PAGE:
If you are using Windows methods to log then the Get-Content 'shared/readonly' open method will not disrupt logging.  If youa re using ADO or ODBC to log then the file open might request 'exclusive' and it would fail.  'Exclusive' does not allow shared-read.  'shared-write' is allows a file to be opend shared-read. ADO allows us to choose the open method.

    Non-Windows utilities may not work correctly.

  • @Ed -

    You might note that this is PowerShell V3 only and that the 'head' is not documented. In PowerShell v2 only 'wait' is supported.

    'Tail' is documented as V3 only in some online docs.  'Head' is not documented.


    In V2 the -wait is very annoying because it spools the compete file before waiting.  On large logfiles this can be an issue.

  • @JRV thanks for pointing this out. You are right, of course!

  • @Ed

    I just love occasionally poking a bit of fun at Microsoft, especially PowerSHell.  It is so near perfect and yet the documentaion is all over the map.  There are so many undocumented features.  It is both cool and amusing.

  • Thanks, very useful. Is it possible to "tail" the Windows Event Log as well in some way?

  • Hi, I find that this method does not work if new data is appended to the log file (via a server). The powershell script just hangs and never prints it out to the new text to the screen. Advice?

  • Hi everybody.

    To tail text files in real time like the 'tail' Linux/Unix command, try this program:

  • i tried to use PS C:\> Get-Content -Path C:\fso\mylogfile.log -Tail 2 -Wait

    but it is not updating in real time, any solution for that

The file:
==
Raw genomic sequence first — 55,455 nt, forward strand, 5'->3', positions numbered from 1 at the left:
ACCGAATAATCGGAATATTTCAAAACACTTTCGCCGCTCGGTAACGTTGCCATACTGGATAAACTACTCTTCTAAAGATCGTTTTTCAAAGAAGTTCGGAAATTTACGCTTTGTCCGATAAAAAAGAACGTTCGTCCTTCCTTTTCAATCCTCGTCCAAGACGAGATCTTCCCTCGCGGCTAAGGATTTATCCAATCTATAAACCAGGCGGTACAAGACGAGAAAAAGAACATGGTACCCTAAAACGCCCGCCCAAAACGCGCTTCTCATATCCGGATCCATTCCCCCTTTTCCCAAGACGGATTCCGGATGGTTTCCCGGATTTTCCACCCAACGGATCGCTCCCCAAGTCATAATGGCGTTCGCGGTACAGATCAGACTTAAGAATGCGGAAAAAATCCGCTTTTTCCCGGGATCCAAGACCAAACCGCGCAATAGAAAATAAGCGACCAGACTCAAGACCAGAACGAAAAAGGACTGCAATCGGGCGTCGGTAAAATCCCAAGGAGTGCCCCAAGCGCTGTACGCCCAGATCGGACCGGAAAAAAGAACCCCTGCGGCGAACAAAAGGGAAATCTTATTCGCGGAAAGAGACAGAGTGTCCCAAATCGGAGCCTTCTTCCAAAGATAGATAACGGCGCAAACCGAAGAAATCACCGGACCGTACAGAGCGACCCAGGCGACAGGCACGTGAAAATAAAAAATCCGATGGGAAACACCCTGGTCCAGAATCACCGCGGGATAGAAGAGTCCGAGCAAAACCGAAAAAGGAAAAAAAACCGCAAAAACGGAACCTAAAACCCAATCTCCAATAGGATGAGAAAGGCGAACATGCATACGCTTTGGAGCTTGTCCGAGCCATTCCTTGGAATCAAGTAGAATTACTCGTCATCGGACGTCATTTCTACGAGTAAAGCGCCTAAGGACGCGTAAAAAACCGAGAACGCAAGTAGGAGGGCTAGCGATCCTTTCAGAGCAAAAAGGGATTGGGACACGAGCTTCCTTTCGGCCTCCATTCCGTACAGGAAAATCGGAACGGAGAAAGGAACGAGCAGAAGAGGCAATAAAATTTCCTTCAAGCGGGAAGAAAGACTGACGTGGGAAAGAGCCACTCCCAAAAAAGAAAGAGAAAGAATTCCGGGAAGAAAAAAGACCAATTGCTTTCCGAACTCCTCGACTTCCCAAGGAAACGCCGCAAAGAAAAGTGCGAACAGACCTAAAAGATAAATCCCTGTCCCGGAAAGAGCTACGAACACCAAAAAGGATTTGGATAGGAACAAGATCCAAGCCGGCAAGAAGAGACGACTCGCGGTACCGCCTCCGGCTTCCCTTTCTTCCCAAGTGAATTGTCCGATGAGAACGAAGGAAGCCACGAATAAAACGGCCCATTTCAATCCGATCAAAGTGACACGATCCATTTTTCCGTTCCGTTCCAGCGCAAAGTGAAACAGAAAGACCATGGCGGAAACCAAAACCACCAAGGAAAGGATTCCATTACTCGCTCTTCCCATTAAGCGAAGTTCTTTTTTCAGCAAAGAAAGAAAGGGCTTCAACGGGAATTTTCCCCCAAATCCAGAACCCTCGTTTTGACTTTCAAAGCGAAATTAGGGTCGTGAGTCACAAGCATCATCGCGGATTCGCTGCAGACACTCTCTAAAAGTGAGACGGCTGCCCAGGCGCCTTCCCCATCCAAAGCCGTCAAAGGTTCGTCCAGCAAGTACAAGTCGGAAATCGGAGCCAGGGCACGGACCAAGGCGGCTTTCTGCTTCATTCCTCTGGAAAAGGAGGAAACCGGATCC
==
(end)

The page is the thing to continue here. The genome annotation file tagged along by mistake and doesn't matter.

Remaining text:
• I was so excited to read about this tail like command that is native. I'm looking to take it one step further and write a script that will change color or insert line after each wait longer than x time. Any ideas?

  • This might be to ugly to post, but I did it. This will make the first line after a pause red. It specific to the date format of windowsupdate.log, but Im sure it could be modified to be more universal.
    Get-Content c:\windows\windowsupdate.log -Wait -Tail 100 | ForEach-Object { $culture = Get-Culture; $format = "yyyy-MM-dd HH:mm:ss:fff"; %{ $line=$_.split(" ");$datetime=$line[0,1]}; if ($a -eq "") {$a=[DateTime]::ParseExact($datetime,$format,$null)}; $b=$a; $a=[DateTime]::ParseExact($datetime,$format,$null); $dif=$a - $b; if ($dif -gt '00:05:00.0000000') {write-host -ForegroundColor red $line} Else {write-host $line}}

  • This one changes the color for each section of text. Its random so its get some very hard to read colors. There is a lot of room for improvement. Switching between two easy to read colors would be easier on the eyes.
    Get-Content c:\windows\windowsupdate.log -Wait -Tail 100 | ForEach-Object { $culture = Get-Culture; $format = "yyyy-MM-dd HH:mm:ss:fff"; %{ $line=$_.split(" ");$datetime=$line[0,1]}; if ($a -eq "") {$a=[DateTime]::ParseExact($datetime,$format,$null)}; $b=$a; $a=[DateTime]::ParseExact($datetime,$format,$null); $dif=$a - $b; if ($dif -gt '00:05:00.0000000') {$max = [System.ConsoleColor].GetFields().Count - 1; $color = [System.ConsoleColor](Get-Random -Min 0 -Max $max)}; write-host -ForegroundColor $color $line}

  • # https://support.microsoft.com/en-us/kb/902093
    #Color changes with changed caller identity

    # time lapsed statement inserted when time difference between lines is greater then $changethreshold's value

    $WSUSlogfile = "c:\windows\windowsupdate.log"
    $color = [System.ConsoleColor](13)
    $changethreshold = '00:05:00.0000000'
    $format = "yyyy-MM-dd HH:mm:ss:fff";

    $host.UI.RawUI.BufferSize = new-object System.Management.Automation.Host.Size(1024,50)

    Get-Content -path $WSUSlogfile -Wait -Tail 100 | ForEach-Object {%{ $line=$_.split(" ");$PIDTID=$line[2,3];$datetime=$line[0,1]}; if ($a -eq '') {$a=$PIDTID}; $b=$a; $a=$PIDTID; if ($adt -eq '') {$adt=[DateTime]::ParseExact($datetime,$format,$null)};$bdt=$adt; $adt=[DateTime]::ParseExact($datetime,$format,$null); $difdt=$adt - $bdt; if ($difdt -gt $changethreshold) {write-host -ForegroundColor DarkGray "----------------------------- $difdt lapsed -----------------------------------"}; if ("$b" -ne "$a") {if ($color -eq 'White') {$color = 'Yellow'} else {$color = 'White'}}; write-host -ForegroundColor $color $line}